LONG ISLAND – Renowned for her creative salad making, Irene “Honey” Honey probably has salad bowls scattered among many homes on Long Island.

“Everyone who invited her to dinner always knew to ask Honey to bring a salad,” said her friend of 31 years, Mary Jane McCalmon, a former superintendent of Portland schools.

She often teased Mrs. Honey about how she put every nut or sprig she could find into any salad, but she said everything her friend made was delicious.

Mrs. Honey, a resident of Long Island, died Saturday after falling into the water from a dock on the island. She was 63.

Born a twin in Boston, Mrs. Honey got her nickname “Honey” long before she met her husband, Tim Honey, Portland’s former city manager.

Her parents were surprised by the twin birth, and before they could name her, the nurses called her “Honey” and her brother “Joe,” her husband said.

Her brother was later named Joseph, but her own given name of Irene never stuck.

In the late 1960s, she met Tim Honey while studying for her master’s degree in higher education administration at Syracuse University, where his father was a vice president. The night they met, he joked with her about her nickname and his last name.

“We fell in love very quickly,” he said. “She was the love of my life.”

The couple married in 1971, sold all of their possessions and used the money for a 4½-month backpacking trip in Africa. They came to love the continent, and returned at least two dozen times.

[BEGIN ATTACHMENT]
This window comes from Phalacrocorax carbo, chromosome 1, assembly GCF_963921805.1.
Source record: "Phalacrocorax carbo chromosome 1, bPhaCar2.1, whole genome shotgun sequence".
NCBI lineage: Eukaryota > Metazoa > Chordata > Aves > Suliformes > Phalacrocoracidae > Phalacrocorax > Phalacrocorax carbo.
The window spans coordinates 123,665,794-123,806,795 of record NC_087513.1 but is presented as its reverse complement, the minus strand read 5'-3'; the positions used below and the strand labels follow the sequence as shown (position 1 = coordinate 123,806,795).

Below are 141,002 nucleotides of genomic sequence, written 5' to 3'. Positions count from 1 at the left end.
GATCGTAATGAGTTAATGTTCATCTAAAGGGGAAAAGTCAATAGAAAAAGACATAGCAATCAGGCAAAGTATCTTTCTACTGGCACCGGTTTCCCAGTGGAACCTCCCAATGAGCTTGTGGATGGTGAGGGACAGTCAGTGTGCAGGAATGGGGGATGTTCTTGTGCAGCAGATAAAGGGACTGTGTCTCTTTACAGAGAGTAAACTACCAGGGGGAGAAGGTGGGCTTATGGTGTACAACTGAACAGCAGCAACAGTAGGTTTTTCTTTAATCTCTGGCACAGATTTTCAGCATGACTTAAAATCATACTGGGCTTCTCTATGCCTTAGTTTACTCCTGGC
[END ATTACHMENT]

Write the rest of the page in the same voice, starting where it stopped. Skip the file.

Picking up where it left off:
With her zest for life, Mrs. Honey enjoyed working with youths. She had a successful career in student development and career counseling for students at many universities.

The couple moved to Maine in 1977, when Tim Honey accepted a position as assistant city manager in Portland. He was later appointed city manager.

During that time, Mrs. Honey was dean of students in the University of Southern Maine’s College of Education. She later moved to the career counseling office.

“She had a huge insight into people. She always urged people to find their passions and their dreams,” her husband said.

While they moved often throughout their marriage, Mrs. Honey and her husband went to Long Island whenever they could.

“As we traveled, that was our anchor,” he said. The couple moved there in 2007.

About 15 years ago, Mrs. Honey and her husband took their passion for Africa and her passion for helping youths and adopted a small primary school in Soweto, a township in Johannesburg, South Africa.

“We decided we could do a small thing,” he said. “We stopped giving Christmas presents and we took the money that we would have spent to do a project at the school every year.”

Over the years, they installed showers and bathrooms for the children, created playgrounds for two age groups, rebuilt the school’s library, and brought computer systems and training to the school.

Through their efforts, Mrs. Honey and her husband got their entire family and many friends involved.

Mrs. Honey enjoyed creating and appreciating works of art. She was known to paint landscapes of the sun setting over Casco Bay and of the family’s garden.

Her husband said she also painted Mount Kilimanjaro during a trip to Africa with their family in celebration of their 30th wedding anniversary.

On the night before her death, Mrs. Honey and her husband walked the streets of Portland for the First Friday Art Walk.

“Portland was just thriving, and she was just beaming,” he said. “She was saying, ‘What a wonderful city.’“

Staff Writer Emma Bouthillette can be contacted at 791-6325 or at:

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